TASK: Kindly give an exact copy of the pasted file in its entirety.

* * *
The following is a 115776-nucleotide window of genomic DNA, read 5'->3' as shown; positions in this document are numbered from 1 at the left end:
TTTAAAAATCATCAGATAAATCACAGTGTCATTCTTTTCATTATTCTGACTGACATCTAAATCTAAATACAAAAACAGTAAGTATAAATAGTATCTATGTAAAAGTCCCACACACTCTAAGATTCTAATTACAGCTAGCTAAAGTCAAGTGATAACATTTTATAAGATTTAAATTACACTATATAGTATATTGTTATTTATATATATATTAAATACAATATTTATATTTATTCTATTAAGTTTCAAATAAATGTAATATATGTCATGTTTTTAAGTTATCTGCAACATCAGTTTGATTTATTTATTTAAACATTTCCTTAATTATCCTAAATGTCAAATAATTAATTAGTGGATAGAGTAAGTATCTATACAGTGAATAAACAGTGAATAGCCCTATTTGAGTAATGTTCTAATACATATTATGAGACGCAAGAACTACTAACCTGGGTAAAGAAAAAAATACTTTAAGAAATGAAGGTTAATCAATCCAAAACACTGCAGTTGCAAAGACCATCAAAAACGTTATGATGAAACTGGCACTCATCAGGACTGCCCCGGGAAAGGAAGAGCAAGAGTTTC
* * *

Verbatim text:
The following is a 115776-nucleotide window of genomic DNA, read 5'->3' as shown; positions in this document are numbered from 1 at the left end:
TTTAAAAATCATCAGATAAATCACAGTGTCATTCTTTTCATTATTCTGACTGACATCTAAATCTAAATACAAAAACAGTAAGTATAAATAGTATCTATGTAAAAGTCCCACACACTCTAAGATTCTAATTACAGCTAGCTAAAGTCAAGTGATAACATTTTATAAGATTTAAATTACACTATATAGTATATTGTTATTTATATATATATTAAATACAATATTTATATTTATTCTATTAAGTTTCAAATAAATGTAATATATGTCATGTTTTTAAGTTATCTGCAACATCAGTTTGATTTATTTATTTAAACATTTCCTTAATTATCCTAAATGTCAAATAATTAATTAGTGGATAGAGTAAGTATCTATACAGTGAATAAACAGTGAATAGCCCTATTTGAGTAATGTTCTAATACATATTATGAGACGCAAGAACTACTAACCTGGGTAAAGAAAAAAATACTTTAAGAAATGAAGGTTAATCAATCCAAAACACTGCAGTTGCAAAGACCATCAAAAACGTTATGATGAAACTGGCACTCATCAGGACTGCCCCGGGAAAGGAAGAGCAAGAGTTTC